Grief! It’s the price we pay for caring.

No one is exempt. Grief is the universal attempt to cope with personal loss. We grieve over the loss of our job, our marriage, our pets, our youth, but especially the death of a loved one.

I remember after my mom and dad died. I thought I was okay, but it took a song or even a smell to bring back the tears. Even after many years, it doesn’t take me long to feel the loss and emptiness their death brought into my life. I’m better, but you can’t fill the void left by a loved one.

Grief is a painful process. It may involve emotional turmoil, guilt, depression, anger, sadness, helplessness, rage, loneliness, resentment, and hopelessness.

Though some think that life should get back to normal within a few months of the death of a loved one, it often takes 18 months to 2 years to feel like life is manageable.

Counselors have understood that there is a natural process of grief. It often involves 6 stages: Shock, Denial, Anger, Bargaining, Depression, and Acceptance.

Sometimes people get stuck in one of the stages. Others never quite get to the acceptance stage. When grief becomes an impediment to normal living, something must be done.

In counseling, I have recommended five activities that help proceed through the stages of grief.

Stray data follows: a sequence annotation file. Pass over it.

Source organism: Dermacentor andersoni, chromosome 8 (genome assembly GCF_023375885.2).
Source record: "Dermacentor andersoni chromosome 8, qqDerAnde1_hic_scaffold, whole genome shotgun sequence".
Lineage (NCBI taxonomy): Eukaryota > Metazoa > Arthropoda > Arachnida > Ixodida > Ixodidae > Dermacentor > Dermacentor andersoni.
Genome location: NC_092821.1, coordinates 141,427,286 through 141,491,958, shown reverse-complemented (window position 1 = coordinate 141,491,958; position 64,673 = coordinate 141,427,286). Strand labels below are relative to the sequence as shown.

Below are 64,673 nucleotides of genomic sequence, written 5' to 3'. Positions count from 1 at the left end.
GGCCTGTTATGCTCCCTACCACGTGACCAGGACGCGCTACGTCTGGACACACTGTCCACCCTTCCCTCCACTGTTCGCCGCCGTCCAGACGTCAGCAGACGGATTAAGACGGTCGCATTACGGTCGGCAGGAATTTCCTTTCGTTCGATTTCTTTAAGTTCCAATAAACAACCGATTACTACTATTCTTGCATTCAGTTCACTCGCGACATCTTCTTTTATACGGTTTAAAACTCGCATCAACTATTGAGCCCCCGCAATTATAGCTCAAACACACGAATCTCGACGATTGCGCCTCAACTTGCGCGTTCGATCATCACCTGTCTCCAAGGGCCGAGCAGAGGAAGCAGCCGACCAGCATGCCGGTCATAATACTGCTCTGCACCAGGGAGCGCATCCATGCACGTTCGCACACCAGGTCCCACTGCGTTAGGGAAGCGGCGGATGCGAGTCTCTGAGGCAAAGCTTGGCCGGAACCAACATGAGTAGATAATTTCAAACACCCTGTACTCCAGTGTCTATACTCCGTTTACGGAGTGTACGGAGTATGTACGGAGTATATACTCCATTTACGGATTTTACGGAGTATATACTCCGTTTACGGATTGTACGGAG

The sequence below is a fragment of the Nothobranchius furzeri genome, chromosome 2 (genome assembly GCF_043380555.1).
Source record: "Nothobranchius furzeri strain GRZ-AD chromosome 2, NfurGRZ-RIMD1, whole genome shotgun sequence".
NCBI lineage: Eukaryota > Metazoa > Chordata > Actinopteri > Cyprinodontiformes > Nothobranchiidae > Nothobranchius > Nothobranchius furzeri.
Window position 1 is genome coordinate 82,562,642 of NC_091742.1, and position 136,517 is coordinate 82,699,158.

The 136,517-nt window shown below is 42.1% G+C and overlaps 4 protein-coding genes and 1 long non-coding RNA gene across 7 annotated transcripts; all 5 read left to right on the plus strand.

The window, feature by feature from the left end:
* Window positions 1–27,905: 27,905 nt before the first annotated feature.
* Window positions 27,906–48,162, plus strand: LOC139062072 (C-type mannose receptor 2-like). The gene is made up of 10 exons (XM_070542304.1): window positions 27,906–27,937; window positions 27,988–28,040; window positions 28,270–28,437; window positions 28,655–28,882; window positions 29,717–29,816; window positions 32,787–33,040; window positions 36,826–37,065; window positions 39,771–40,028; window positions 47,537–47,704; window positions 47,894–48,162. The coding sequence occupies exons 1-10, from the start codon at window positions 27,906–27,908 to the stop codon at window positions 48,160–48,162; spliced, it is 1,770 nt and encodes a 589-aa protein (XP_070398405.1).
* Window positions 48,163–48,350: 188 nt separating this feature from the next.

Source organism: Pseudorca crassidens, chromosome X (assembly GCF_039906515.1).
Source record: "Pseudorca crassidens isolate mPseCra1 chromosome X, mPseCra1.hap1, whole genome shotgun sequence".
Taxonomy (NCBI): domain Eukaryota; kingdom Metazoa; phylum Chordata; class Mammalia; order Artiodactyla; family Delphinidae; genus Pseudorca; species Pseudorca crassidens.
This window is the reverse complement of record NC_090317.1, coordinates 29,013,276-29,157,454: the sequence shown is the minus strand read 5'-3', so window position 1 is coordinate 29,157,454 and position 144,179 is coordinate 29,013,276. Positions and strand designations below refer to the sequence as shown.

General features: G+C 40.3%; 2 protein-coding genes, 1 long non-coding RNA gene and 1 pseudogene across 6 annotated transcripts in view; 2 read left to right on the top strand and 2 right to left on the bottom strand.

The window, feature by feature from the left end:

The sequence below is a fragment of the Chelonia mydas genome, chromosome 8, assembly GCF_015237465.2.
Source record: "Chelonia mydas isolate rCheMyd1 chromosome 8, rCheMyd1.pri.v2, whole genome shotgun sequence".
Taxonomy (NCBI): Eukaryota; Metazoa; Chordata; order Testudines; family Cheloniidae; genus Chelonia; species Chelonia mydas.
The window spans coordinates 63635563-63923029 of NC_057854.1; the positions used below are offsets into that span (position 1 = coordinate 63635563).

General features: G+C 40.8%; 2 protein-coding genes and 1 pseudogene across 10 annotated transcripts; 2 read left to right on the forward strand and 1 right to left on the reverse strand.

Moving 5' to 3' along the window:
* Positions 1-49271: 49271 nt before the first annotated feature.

1. Think

It’s important to remember your loved one. Pull out the photo albums and take a memory trip into days past. Try to remember the good times you had with your loved one. It’s hard to forget someone who gave you so much to remember. Keep remembering.

2. Write

Keep a diary or journal of your feelings and thoughts. Be honest with yourself about the difficulties you’re going through. Sometimes when you can’t talk about your loved one, you can write it down. This helps as you process through grief and read your progress.

3. Talk

Talk with others. Sadly, some people don’t want to bring up the memory of your loved one because it makes you sad. Let them know it’s okay. Sadness is part of the process. And until you work through the pain you’ll have a hard arriving at acceptance.

4. Practice Spiritual Disciplines

Spiritual disciples can be most difficult when you’re grieving. It’s a normal reaction. Since God ultimately controls all things, it is easy to blame Him for what has happened – even if unconsciously. So pray even if it is for just a few minutes. Read your Bible, especially Psalms, even if it just a few verses.

5. Stay Active

When a person grieves, it is natural to pull away. Sometimes it is a struggle just to get out of bed and get a shower. Try to exercise a little. Take a walk. Join a group. Go to church. It’s hard at first, but gets better as you progress.

I hope this helps as you process through your loss. For loved ones who know Jesus Christ as Savior, they are never lost. They are with our Savior.